The Titleist CEO even went as far as to suggest that Tiger Woods' recent comments that "we need to do something about the golf ball" were motivated by the business interersts of Woods' ball sponsor, Bridgestone.

"Given Bridgestone’s very small worldwide market share and paltry presence in professional golf, it would seem logical they would have a commercial motive making the case for a reduced distance golf ball," he added.

Acushnet Holdings, Titleist's parent company, announced in September that Uihlein would be stepping down as the company's CEO at the end of this year but that he will remain on the company's board of directors.

Class of 2011: The groups before The Group

By Mercer BaggsNovember 20, 2017, 9:00 pm

We’ve been grouping things since the beginning, as in The Beginning, when God said this is heaven and this is earth, and you’re fish and you’re fowl.

God probably wasn’t concerned with marketing strategies at the time and how #beastsoftheearth would look with a hashtag, but humans have evolved into such thinking (or not evolved, depending on your thinking).

We now have all manner of items lumped into the cute, the catchy and the kitschy. Anything that will capture our attention before the next thing quickly wrests said attention away.

Modern focus, in a group sense in the golf world, is on the Class of 2011. This isn’t an arbitrary assembly of players based on world ranking or current form. It’s not a Big Pick A Number.

There’s an actual tie that binds as it takes a specific distinction to be part of the club. It’s a group of 20-somethings who graduated from high school in the aforementioned year, many who have a PGA Tour card, a handful of who have PGA Tour wins, and a couple of who have major titles.

It’s a deep and talented collective, one for which our knowledge should continue to expand as resumes grow.

Do any “classes” in golf history compare? Well, it’s not like we’ve long been lumping successful players together based on when they completed their primary education. But there are other notable groups of players, based primarily on birthdate, relative competition and accomplishment.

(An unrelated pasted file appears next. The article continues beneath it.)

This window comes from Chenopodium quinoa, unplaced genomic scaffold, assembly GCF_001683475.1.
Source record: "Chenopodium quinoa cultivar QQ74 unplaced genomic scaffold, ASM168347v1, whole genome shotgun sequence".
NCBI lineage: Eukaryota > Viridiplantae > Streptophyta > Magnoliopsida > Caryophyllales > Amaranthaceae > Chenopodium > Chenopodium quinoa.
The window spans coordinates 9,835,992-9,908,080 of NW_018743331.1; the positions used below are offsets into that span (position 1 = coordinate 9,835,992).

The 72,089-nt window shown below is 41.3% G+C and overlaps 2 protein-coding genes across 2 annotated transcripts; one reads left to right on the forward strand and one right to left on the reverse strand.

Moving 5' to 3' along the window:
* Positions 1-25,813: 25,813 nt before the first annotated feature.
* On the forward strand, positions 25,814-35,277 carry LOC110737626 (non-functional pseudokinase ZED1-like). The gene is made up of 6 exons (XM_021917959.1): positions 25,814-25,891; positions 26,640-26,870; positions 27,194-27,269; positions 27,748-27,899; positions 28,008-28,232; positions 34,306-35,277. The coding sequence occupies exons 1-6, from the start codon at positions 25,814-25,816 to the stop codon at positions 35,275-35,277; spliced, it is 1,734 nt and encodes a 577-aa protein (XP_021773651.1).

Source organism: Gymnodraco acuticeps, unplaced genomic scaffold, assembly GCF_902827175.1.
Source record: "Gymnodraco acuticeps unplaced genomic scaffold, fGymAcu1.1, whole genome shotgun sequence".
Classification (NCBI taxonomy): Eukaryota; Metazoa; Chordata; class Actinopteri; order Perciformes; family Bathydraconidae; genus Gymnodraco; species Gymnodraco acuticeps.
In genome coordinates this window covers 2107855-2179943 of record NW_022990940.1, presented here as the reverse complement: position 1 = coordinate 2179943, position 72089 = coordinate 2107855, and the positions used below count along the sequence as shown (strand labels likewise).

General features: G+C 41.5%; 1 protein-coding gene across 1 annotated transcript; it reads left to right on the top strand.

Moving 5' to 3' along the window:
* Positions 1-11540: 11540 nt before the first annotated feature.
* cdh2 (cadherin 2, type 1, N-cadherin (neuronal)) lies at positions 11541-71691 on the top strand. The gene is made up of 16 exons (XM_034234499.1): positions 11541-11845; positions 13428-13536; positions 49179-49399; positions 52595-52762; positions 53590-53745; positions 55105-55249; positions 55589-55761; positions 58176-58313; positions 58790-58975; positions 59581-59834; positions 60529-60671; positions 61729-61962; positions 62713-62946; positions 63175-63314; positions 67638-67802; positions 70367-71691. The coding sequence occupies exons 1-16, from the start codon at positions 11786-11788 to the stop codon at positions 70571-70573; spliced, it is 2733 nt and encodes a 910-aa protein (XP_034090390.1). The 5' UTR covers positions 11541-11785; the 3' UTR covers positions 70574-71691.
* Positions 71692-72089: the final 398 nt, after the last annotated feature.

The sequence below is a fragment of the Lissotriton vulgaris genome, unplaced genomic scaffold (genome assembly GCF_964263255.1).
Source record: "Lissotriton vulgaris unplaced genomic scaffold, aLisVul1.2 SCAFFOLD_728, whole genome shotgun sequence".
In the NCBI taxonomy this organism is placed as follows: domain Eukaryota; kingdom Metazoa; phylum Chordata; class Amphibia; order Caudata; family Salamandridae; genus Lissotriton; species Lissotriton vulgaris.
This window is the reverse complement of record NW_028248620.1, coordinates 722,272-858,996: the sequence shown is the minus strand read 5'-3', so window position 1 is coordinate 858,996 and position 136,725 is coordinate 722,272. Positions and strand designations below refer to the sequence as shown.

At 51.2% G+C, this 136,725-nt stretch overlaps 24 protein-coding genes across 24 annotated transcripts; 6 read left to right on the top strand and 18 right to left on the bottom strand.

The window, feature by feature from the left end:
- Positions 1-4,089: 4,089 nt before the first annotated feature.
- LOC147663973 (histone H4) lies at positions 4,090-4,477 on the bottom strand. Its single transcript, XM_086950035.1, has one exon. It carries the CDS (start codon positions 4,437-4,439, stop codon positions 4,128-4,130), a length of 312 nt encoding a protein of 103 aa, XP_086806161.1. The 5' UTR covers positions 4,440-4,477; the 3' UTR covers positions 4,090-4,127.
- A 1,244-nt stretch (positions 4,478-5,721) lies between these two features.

Here’s a few on both the men’s and women’s side:

BORN IN 1912

Birthdate Player PGA Tour wins Major wins
Feb. 4, 1912 Byron Nelson 52 5
May 27, 1912 Sam Snead 82 7
Aug. 13, 1912 Ben Hogan 64 9

Born six months within one another. Only a threesome, but a Hall of Fame trio that combined for 198 PGA Tour wins and 21 majors.

BORN IN 1949

Birthdate Player PGA Tour wins Major wins
Sept. 4, 1949 Tom Watson 39 8
Dec. 5, 1949 Lanny Wadkins 21 1
Dec. 9, 1949 Tom Kite 19 1

Only 96 days separate these three Hall of Fame players. Extend the reach into March of 1950 and you'll get two-time U.S. Open winner Andy North.

BORN IN 1955

Birthdate Player PGA Tour wins Major wins
Jan. 30, 1955 Curtis Strange 17 2
Jan. 30, 1955 Payne Stewart 11 3
Feb. 10, 1955 Greg Norman 20 2

Another trio of Hall of Fame players. Strange and Stewart were born on the same day with Norman 11 days later. Fellow PGA Tour winners born in 1955: Scott Simpson, Scott Hoch and Loren Roberts.


Birthdate Player LPGA wins Major wins
Feb. 22, 1956 Amy Alcott 29 5
Oct. 14, 1956 Beth Daniel 33 1
Oct. 27, 1956 Patty Sheehan 35 6
Jan. 6, 1957 Nancy Lopez 48 3

A little arbitrary here, but go with it. Four Hall of Famers on the women's side, all born within one year of each other. That's an average (!) career of 36 tour wins and nearly four majors.


Birthdate Player Euro (PGA Tour) wins Major wins
April 9, 1957 Seve Ballesteros 50 (9) 5
July 18, 1957 Nick Faldo 30 (9) 6
Aug. 27, 1957 Bernhard Langer 42 (3) 2
Feb. 9, 1958 Sandy Lyle 18 (6) 2
March 2, 1958 Ian Woosnam 29 (2) 1

The best 'class' of players Europe has to offer. Five born within a year of one another. Five Hall of Fame members. Five who transformed and globalized European golf.


Birthdate Player PGA Tour wins Major wins
Sept. 12, 1969 Angel Cabrera 3 2
Oct. 17, 1969 Ernie Els 19 4
May 12, 1970 Jim Furyk 17 1
May 12, 1970 Mike Weir 8 1
June 16, 1970 Phil Mickelson 42 5

Not a tight-knit group, but a little more global bonding in accordance to the PGA Tour's increased international reach. Add in worldwide wins – in excess of 200 combined – and this group is even more impressive.

BORN IN 1980

Birthdate Player PGA Tour wins Major wins
Jan. 9, 1980 Sergio Garcia 10 1
July 16, 1980 Adam Scott 13 1
July 30, 1980 Justin Rose 8 1

Could be three future Hall of Fame members here.

Editor's note: Golf Channel's editorial research unit contributed.